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Should Primary Care Be Abandoned?

In his last post, DrRich pointed out to his PCP friends that their chosen profession of primary care medicine is dead and buried – with an official obituary and everything – and that it is pointless for PCPs to waste their time worrying about “secret shoppers” and other petty annoyances.

It is time for you PCPs to abandon “primary care” altogether. It is time to move on.

Walking away from primary care should not be a loss, because actually, primary care has long since abandoned you. Whatever “primary care” may have once been, it has now been reduced to strict adherence to “guidelines,” 7.5 minutes per patient “encounter,” placing chits on various “Pay for Performance” checklists, striving to induce high-and-mighty healthcare bureaucrats (who wouldn’t know a sphygmomanometer from a sphincter) to smile benignly at your humble compliance with their dictates, and most recently, competing for business with nurses.

This is not really primary care medicine. It’s not medicine at all. It’s something else. But whatever it is, it’s what has now been designated by law as “primary care,” and anyone the government unleashes to do it (whether doctors, nurses, or high-school graduates with a checklist of questions) now are all officially Primary Care Practitioners.

What generalist physicians (heretofore known as primary care physicians) need to realize is that “primary care” has been dumbed-down to the point where abandoning it is no loss; indeed, it ought to be liberating to walk away from it.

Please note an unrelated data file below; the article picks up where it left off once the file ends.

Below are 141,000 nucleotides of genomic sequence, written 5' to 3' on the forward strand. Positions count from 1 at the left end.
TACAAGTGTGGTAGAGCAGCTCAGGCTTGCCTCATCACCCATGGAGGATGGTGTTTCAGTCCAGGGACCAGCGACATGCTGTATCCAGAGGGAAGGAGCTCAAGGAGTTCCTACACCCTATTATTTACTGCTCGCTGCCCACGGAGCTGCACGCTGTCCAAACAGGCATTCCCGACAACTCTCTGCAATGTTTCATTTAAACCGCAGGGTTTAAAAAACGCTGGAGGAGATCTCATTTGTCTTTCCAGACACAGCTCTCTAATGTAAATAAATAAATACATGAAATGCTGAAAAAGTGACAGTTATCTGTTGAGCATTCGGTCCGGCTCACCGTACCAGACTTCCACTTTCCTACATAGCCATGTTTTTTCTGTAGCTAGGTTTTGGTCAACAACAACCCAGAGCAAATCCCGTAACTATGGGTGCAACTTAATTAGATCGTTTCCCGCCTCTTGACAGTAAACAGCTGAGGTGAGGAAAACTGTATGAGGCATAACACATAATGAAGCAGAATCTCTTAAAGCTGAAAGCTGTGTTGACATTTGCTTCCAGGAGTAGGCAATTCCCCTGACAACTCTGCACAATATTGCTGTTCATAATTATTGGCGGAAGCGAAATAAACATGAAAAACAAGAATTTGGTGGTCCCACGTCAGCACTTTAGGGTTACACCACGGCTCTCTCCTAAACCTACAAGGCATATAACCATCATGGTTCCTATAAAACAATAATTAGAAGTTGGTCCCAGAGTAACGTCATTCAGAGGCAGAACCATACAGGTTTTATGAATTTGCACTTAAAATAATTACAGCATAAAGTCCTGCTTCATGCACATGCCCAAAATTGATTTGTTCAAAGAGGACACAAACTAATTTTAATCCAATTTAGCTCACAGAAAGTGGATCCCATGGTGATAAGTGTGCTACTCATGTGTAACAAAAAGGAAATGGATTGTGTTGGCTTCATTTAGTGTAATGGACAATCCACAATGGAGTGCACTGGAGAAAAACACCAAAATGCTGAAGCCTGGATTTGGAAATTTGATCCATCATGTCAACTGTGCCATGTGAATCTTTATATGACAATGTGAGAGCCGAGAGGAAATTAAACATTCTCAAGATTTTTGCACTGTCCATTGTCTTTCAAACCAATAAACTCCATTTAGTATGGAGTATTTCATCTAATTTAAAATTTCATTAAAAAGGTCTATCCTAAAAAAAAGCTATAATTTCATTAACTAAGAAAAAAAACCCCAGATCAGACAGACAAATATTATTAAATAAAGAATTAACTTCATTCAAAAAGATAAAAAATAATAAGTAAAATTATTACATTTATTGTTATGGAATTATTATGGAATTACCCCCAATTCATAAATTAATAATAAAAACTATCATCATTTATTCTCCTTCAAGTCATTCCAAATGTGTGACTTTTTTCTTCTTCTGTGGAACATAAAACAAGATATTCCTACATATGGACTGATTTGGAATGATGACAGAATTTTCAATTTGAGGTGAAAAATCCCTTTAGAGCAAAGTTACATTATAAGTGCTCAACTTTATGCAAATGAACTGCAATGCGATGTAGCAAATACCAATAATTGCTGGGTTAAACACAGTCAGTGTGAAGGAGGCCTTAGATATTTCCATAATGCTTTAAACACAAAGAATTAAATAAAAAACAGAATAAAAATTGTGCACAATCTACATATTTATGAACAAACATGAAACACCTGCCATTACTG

The beauty is that Read more »

*This blog post was originally published at The Covert Rationing Blog*

The Bottom Line On New FDA Sunscreen Guidelines

Life is really simple, but we insist on making it complicated. -Confucius

This is certainly true of sunscreens. “Broad spectrum, UVA, UVB, avobenzone, oxybenzone, parsol, sensitive skin, titanium dioxide, SPF 15, 30, 45, 50, 55, 60, 70, 75, 100, 100+, waterproof, sweatproof, spray, cream, lotion, antioxidant…”

We spend about $700 million in sunscreens every year, and many people don’t have a clue as to what’s good or bad, or a waste of money. The Food and Drug Administration has been meaning to help you out with this problem for a while now. Actually for over 30 years (who says nothing gets done in government?). The F.D.A. has made a final decision on sunscreen labels. They’ve sought to make labels simple and accurate to help you choose the right one:

1. The sunscreen must protect against both UVA and UVB rays; that is, it must be broad spectrum.

2. To be labelled as “protecting against skin cancer,” the sunscreen must be an SPF of at least 15. The labels will likely be capped at SPF 50 because SPFs greater than 50 seem to be of little additional benefit.

3. Sunscreens can no longer be labelled as “waterproof” or “sweat proof,” as neither is physically possible, therefore, rendering the claim “misleading.” Sunscreens will be labelled as effective in water for 40 minutes or 80 minutes which is accurate and much more useful.